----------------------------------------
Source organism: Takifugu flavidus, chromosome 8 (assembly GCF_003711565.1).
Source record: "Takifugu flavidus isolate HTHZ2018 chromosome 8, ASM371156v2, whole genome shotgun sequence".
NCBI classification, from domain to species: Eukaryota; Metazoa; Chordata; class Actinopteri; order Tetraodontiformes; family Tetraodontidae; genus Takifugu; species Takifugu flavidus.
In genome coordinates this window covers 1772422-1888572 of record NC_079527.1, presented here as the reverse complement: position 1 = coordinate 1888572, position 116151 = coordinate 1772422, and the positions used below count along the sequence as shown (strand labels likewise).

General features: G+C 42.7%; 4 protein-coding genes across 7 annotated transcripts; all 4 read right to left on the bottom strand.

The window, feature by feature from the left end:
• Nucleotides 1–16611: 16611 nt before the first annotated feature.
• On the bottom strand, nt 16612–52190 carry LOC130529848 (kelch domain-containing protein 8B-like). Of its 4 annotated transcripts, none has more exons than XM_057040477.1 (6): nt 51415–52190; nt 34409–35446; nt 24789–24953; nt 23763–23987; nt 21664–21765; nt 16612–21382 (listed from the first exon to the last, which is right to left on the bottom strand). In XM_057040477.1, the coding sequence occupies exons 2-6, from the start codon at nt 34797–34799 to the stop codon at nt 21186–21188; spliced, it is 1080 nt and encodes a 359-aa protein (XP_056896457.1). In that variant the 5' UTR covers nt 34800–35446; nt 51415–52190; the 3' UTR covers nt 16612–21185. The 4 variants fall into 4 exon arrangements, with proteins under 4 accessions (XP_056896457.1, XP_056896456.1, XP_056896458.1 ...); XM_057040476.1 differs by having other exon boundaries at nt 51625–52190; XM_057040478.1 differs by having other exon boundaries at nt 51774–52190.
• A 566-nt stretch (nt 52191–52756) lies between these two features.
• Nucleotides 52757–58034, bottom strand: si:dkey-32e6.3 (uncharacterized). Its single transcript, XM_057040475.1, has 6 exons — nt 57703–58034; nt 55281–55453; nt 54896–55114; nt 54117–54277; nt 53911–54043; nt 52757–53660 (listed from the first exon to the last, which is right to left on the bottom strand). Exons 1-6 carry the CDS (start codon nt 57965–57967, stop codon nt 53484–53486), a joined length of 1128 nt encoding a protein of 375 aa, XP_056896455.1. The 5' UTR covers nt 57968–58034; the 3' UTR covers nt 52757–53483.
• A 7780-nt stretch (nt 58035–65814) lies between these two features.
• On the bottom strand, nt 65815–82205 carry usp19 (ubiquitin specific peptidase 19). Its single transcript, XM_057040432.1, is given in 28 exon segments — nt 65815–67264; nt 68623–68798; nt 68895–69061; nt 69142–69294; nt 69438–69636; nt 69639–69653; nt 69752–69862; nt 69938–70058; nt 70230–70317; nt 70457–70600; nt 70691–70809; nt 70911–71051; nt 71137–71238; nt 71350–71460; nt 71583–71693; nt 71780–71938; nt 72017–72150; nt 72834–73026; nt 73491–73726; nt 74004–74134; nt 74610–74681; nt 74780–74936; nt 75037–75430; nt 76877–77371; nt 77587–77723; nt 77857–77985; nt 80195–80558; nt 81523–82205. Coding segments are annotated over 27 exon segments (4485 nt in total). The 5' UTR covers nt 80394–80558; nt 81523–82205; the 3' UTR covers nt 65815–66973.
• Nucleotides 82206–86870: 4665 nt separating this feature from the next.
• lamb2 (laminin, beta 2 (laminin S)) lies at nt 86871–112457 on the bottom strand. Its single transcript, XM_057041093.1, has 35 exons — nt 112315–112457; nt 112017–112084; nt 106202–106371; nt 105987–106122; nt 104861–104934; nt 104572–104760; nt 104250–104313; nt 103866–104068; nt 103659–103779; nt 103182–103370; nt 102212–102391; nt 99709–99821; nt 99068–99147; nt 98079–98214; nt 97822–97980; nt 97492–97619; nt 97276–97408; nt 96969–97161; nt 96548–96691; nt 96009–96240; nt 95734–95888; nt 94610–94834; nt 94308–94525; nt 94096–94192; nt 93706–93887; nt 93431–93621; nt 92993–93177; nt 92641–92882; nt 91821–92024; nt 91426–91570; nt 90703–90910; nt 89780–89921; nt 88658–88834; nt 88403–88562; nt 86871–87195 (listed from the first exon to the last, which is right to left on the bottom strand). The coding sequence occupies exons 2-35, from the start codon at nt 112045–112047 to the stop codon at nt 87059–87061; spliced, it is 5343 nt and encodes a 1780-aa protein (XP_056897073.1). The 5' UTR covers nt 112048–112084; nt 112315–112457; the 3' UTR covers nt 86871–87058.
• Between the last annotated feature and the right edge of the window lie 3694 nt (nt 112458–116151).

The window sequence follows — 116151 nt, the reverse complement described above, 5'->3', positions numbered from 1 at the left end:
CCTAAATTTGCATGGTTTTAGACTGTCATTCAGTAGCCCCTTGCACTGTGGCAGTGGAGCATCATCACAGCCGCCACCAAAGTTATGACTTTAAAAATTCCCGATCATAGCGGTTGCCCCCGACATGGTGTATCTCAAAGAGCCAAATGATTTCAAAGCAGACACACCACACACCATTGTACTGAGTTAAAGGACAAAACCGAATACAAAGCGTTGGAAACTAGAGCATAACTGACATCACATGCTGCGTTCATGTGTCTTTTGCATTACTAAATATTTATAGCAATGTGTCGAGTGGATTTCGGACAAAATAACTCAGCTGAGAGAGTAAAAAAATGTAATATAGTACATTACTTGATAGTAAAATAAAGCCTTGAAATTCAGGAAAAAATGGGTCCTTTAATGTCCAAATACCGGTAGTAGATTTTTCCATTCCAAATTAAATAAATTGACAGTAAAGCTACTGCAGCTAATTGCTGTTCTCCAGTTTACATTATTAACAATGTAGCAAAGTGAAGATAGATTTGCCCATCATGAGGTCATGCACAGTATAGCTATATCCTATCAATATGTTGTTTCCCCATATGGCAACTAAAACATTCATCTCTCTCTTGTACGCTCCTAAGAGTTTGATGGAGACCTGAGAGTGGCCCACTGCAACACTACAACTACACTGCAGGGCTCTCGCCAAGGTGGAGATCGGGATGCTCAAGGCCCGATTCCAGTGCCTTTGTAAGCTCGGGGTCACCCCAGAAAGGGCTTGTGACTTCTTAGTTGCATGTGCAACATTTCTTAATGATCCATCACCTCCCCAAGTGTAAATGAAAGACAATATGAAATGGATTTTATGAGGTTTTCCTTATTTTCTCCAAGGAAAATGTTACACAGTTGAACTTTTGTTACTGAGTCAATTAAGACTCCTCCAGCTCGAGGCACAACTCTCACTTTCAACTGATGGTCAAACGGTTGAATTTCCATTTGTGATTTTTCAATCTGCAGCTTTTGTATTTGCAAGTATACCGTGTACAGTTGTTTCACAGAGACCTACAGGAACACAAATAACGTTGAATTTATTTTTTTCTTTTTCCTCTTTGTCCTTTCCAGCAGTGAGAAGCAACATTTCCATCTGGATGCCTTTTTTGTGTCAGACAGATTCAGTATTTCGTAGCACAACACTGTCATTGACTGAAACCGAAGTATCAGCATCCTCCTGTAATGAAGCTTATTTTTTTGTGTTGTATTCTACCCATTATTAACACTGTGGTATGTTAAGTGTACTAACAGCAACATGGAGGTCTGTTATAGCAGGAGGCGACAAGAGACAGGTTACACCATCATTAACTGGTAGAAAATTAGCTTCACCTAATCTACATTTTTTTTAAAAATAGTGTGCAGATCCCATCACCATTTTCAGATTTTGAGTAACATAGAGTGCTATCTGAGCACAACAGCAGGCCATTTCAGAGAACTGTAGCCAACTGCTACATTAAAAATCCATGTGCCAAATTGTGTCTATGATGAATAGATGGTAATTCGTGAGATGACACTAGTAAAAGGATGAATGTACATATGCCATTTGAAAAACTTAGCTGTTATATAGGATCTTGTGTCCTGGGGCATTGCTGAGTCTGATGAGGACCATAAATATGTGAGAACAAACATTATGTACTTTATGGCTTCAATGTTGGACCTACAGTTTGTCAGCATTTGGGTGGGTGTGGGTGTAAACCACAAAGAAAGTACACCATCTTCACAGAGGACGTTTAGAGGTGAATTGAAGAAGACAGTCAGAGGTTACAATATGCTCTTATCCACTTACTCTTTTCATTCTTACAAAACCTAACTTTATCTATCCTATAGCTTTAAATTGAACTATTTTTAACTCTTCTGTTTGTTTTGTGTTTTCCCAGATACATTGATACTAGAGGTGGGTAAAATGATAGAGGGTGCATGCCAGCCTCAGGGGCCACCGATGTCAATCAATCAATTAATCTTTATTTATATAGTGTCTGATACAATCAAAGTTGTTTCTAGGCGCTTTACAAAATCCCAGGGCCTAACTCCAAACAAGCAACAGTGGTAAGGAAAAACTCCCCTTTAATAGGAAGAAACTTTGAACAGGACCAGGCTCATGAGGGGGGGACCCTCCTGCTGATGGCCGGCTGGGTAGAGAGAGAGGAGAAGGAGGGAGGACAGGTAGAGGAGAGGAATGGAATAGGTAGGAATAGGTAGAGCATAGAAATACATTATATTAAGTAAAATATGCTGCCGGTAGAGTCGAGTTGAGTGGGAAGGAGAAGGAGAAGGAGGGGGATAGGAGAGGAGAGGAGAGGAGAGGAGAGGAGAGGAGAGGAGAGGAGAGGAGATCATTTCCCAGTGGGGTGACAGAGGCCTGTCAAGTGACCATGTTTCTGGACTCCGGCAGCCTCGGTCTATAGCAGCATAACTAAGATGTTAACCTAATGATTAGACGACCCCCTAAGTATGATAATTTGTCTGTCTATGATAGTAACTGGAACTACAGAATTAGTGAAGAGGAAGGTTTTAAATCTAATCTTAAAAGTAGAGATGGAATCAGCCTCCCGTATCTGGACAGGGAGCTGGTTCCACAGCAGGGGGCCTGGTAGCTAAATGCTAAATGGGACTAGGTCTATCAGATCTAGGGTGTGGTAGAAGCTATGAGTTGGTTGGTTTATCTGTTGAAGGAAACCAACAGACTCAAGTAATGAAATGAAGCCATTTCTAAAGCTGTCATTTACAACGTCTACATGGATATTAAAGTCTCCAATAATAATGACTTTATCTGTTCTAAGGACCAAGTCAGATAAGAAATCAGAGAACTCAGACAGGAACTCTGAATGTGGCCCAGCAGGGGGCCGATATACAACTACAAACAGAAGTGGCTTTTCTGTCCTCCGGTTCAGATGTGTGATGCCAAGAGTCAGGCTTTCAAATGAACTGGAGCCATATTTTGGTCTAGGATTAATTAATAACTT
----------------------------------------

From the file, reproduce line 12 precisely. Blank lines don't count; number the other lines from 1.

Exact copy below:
• On the bottom strand, nt 65815–82205 carry usp19 (ubiquitin specific peptidase 19). Its single transcript, XM_057040432.1, is given in 28 exon segments — nt 65815–67264; nt 68623–68798; nt 68895–69061; nt 69142–69294; nt 69438–69636; nt 69639–69653; nt 69752–69862; nt 69938–70058; nt 70230–70317; nt 70457–70600; nt 70691–70809; nt 70911–71051; nt 71137–71238; nt 71350–71460; nt 71583–71693; nt 71780–71938; nt 72017–72150; nt 72834–73026; nt 73491–73726; nt 74004–74134; nt 74610–74681; nt 74780–74936; nt 75037–75430; nt 76877–77371; nt 77587–77723; nt 77857–77985; nt 80195–80558; nt 81523–82205. Coding segments are annotated over 27 exon segments (4485 nt in total). The 5' UTR covers nt 80394–80558; nt 81523–82205; the 3' UTR covers nt 65815–66973.